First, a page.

Among our samples, we found that the PU/EG and PU/xGnP composites exhibited the highest EMI SE values, corresponding to 99.999% of radiation attenuation (at filler content of 16.1 and 14.6vol%, respectively). For the highest CB loading, the EMI SE was significantly lower. We attribute the good EMI SE performance of PU/xGnP and PU/EG to the platelike morphology of the fillers, which leads to composites with elevated aspect ratios and the formation of denser networks. These factors give rise to a more efficient interaction with incident electromagnetic radiation. Transmission electron microscopy micrographs showed that the xGnP particles were well dispersed in the matrix, whereas EG forms agglomerates within the matrix, indicating the presence of stacked EG layers. These agglomerates probably arise due to the low shear rate (i.e., which is too low to exfoliate the filler) of the manual manufacturing process. Finally, we found that the PU/CB composites exhibited the lowest EMI SI performance. This is likely a result of the lower aspect ratio, reduced electrical conductivity, and the tendency of CB particles to form agglomerates (resulting in regions that are transparent to magnetic waves).

In terms of the EMI SE level, we found that the PU/MWCNT composites displayed the highest values (−24.2dB) at lower filler content (3vol%). We attribute this result to the higher aspect ratio of MWCNT, which facilitates the formation of a conductive network and thereby enhances the interaction of the composite with electromagnetic radiation. Composites with xGnP, EG, and CB at similar conductive filler content showed an EMI SE of about −6, −5, and −4dB, respectively, confirming that the best efficiency is achieved with MWCNT. If we consider the behavior of the composites at a given electrical conductivity level, however, the EMI SE of our composites varies significantly. For example, to achieve an electrical conductivity level of around 10−1 S cm−1, the amount of filler required by each system was 11.4, 16.1, 18.9, and 3vol% (for xGNP, EG, CB, and MWCNT, respectively). At this level of electrical conductivity, the EMI SE level of PU/xGnP, PU/EG, PU/CB, and PU/MWCNT was –35, –47, –29, and –24dB, respectively. This behavior indicates that EMI SE is also dependent on the morphology, aspect ratio, and dispersion of fillers.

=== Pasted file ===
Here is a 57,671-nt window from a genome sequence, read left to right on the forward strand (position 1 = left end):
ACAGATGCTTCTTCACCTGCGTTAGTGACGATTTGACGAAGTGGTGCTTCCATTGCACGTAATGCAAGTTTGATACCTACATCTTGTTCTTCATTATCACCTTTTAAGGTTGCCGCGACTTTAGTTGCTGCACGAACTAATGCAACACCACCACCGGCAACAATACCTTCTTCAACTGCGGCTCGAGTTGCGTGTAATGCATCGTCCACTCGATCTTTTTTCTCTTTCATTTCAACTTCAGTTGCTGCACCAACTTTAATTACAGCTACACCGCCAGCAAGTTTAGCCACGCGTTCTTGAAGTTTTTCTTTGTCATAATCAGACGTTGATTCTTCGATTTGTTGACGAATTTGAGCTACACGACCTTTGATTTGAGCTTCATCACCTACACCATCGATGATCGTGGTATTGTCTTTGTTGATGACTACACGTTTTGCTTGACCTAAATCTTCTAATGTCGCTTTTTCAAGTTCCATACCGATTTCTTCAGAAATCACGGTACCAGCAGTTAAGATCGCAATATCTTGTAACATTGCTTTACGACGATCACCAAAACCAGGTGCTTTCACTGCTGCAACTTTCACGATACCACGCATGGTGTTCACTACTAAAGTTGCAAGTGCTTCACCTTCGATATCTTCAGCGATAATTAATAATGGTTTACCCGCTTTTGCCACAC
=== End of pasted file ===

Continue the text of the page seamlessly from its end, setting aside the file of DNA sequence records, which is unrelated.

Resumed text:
In summary, we fabricated a number of composite samples based on thermosetting PU (derived from castor oil) with a number of fillers (i.e., xGnP, EG, CB, and MWCNT) to investigate the potential of polymeric composites for EMI shielding applications. We found that the EMI SE of the composites varied significantly depending on the filler used. Specifically, the EMI SE of the composites depended on the electrical conductivity, morphology, aspect ratio, and the dispersion and distribution of the fillers. Based on our results, we conclude that the most effective filler for enhancing the EMI SE of PU is MWCNT. This carbon filler type achieved the highest EMI level at a lower filler content. For example, by using an MWCNT filler at 3vol% in the PU matrix, the resultant composite achieved an EMI SE level higher than is required for commercial applications (about −20dB12, 13). In the next stage of our work, we will investigate the effect of sample thickness on EMI SE. We also hope to improve filler dispersion to achieve higher EMI SE values with lower filler content.


Claudia Merlini
Department of Engineering, Federal University of Santa Catarina

Claudia Merlini obtained her PhD in materials science and engineering. Her work now focuses on electrospinning, and the development of intrinsically conducting polymers and nanocomposites.

Alessandro Pegoretti
Department of Industrial Engineering, University of Trento

Patricia Cristine Vargas
Department of Mechanical Engineering, Federal University of Santa Catarina

Tairan F. da Cunha
Department of Mechanical Engineering, Federal University of Santa Catarina

Sílvia D.A.S. Ramôa
Department of Mechanical Engineering, Federal University of Santa Catarina

Guilherme M. O. Barra
Department of Mechanical Engineering, Federal University of Santa Catarina

Bluma G. Soares
Department of Metallurgical and Materials Engineering, Federal University of Rio de Janeiro


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DOI:  10.2417/spepro.006984